In all likelyhood this was the same gun employed by Confederates at Savages Station on June 29, 1862.  And, that is likely the same weapon seen in a series of photographs taken after the fall of Richmond.

Certainly that 32-pounder outclassed the field artillery at hand for the Federal artillerists.  But of course the main limitation on that big weapon was the availability of railroads.  And months before the Federals had foreseen the need to counter big guns like this.  Those were the reason Colonel Henry Abbot was instructed to secure several large Parrott rifles for use with the siege train.

Just a couple of examples where uncommon artillery were employed as the 1864 campaigns entered the summer months.  With operations in Virginia turning from those of maneuver towards static lines, more of the “novel” artillery made appearances.  There is indeed a good justification for the Petersburg National Battlefield to have a diverse collection of artillery on display outside the visitor’s center.

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(Citations from OR, Series I, Volume 36, Part III, Serial 69, pages 324, 675, and 885.)


Advanced notice on Petersburg 150th Schedule

Petersburg National Battlefield posted advanced notice about their schedule of sesquicentennial events this year.  Some of those listed are:

June 14 -15, 2014 – 150th Anniversary: Opening Assaults Weekend.  Living history programs, ranger guided walks, artillery demonstrations and a bus tour all covering the stories of the opening actions of the Siege of Petersburg.

July 30, 2014 – 150th Anniversary: Battle of the Crater.  A commemorative program will take place at the time of the explosion, a keynote address will be given at mid-day, and ranger tours will be provided in the morning and afternoon.

August 1, 2014 – 150th Anniversary: Battle of the Crater – Panel Presentations.

  • Morning Panel Discussion – Gillfield Baptist Church, 209 Perry Street, Petersburg 10 – 12 pm.
  • Afternoon Panel Discussion – St. Paul’s Episcopal Church, 10 Union Street, Petersburg 1 – 3 pm

In the morning and afternoon two panel discussions, with three speakers each and a Q&A session, will be held in downtown Petersburg. One will address the battle and the other impacts of the siege on those living in the city.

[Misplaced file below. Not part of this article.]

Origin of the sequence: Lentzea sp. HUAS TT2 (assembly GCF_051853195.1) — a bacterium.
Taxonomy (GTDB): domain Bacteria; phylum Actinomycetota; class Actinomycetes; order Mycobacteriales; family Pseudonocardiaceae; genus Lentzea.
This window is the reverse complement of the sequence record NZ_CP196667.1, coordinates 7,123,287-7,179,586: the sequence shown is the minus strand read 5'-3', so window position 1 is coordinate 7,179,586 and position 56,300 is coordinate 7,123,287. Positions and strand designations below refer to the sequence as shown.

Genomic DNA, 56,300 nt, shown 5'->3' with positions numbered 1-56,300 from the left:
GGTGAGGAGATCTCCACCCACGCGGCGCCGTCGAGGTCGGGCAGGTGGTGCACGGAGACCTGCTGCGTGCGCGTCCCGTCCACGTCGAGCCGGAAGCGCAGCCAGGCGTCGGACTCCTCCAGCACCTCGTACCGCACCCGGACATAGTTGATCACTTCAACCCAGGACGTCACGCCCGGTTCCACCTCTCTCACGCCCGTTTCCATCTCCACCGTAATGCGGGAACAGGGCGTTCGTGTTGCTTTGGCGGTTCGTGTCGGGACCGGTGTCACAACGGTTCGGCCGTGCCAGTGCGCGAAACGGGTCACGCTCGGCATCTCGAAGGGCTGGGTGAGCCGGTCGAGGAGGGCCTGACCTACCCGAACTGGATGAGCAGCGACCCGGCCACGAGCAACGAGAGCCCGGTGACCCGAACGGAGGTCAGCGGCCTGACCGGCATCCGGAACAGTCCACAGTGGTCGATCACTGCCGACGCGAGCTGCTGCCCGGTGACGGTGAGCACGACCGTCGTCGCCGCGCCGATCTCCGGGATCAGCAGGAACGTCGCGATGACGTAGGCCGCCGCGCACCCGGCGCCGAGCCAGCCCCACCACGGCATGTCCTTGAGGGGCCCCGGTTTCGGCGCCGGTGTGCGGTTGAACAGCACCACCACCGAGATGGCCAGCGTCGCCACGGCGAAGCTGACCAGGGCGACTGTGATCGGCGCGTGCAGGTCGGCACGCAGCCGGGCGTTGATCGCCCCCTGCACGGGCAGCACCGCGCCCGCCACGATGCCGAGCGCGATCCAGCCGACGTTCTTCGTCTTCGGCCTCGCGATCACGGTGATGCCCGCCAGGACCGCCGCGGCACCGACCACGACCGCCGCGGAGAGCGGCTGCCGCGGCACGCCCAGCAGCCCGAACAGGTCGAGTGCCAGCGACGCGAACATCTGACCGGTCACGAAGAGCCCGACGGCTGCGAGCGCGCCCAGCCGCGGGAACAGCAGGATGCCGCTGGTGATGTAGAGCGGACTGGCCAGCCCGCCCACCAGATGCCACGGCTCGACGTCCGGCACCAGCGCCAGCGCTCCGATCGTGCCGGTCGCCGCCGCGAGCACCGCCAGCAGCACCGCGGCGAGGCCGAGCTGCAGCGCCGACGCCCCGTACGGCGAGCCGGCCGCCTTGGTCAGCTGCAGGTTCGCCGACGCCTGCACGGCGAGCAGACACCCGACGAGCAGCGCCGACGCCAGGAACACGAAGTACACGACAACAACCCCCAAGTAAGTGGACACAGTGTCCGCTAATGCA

August 2, 2014 – 150th Anniversary: Battle of the Crater – Living History Program. Living history programs on the battle, the soldiers and their weapons, and field medicine throughout the day. Watch Union & Confederate artillery in action and “meet” Generals Grant & Lee to hear their thoughts on this battle. The Virginia Civil War History mobile will be on hand and family activities will be available.

August 9-10, 2014 – 150th Anniversary: Grant’s Headquarter’s City Point, VA. Ranger programs and living history events will bring to life and explore the role of this village as it was transformed into one of the world’s busiest ports and one of the largest field supply bases of the Civil War.

August 23-24, 2014 – 150th Anniversary: Battles of Weldon Railroad & Reams Station. Rangers and living historians at stops along these two battlefields will provide insight to Gen. Grant’s Fourth Offensive of the siege and the impact it had on the struggle over Petersburg’s fate.

September 27-28, 2014 – 150th Anniversary: Battle of Peeble’s Farm. Rangers and living historians at stops along this battlefield will present tours and demonstrations on the Grant’s Fifth offensive of the siege. Gen. Lee thwarts this effort at great cost to his hold on Petersburg and Richmond.

Look for more details (and maybe some additions) as we proceed into the “campaign” season.  There’s no shortage of topics to consider on the Petersburg Campaign.